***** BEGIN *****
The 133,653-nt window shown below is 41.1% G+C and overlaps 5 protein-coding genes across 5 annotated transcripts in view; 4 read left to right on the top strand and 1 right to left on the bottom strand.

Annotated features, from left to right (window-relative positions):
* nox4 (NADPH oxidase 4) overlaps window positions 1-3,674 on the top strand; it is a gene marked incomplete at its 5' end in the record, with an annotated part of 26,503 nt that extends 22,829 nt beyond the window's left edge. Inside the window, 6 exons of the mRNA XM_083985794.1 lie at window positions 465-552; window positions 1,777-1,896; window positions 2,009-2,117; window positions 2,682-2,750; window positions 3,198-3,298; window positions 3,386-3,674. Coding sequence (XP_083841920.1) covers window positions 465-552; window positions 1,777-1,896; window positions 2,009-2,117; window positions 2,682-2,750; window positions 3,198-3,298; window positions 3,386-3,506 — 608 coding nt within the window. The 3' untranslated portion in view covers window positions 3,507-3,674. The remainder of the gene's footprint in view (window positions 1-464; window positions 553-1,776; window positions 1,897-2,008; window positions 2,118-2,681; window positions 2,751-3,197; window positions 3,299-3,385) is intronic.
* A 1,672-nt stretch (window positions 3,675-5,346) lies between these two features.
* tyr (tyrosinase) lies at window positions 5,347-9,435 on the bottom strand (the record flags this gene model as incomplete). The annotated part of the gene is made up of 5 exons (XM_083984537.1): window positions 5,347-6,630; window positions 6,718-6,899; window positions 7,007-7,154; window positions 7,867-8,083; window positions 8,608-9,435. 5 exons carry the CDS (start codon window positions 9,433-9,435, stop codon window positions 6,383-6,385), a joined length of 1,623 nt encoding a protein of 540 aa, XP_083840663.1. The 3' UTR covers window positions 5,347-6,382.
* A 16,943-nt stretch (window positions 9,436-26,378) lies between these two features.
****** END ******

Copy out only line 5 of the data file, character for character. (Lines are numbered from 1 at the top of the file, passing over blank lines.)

* tyr (tyrosinase) lies at window positions 5,347-9,435 on the bottom strand (the record flags this gene model as incomplete). The annotated part of the gene is made up of 5 exons (XM_083984537.1): window positions 5,347-6,630; window positions 6,718-6,899; window positions 7,007-7,154; window positions 7,867-8,083; window positions 8,608-9,435. 5 exons carry the CDS (start codon window positions 9,433-9,435, stop codon window positions 6,383-6,385), a joined length of 1,623 nt encoding a protein of 540 aa, XP_083840663.1. The 3' UTR covers window positions 5,347-6,382.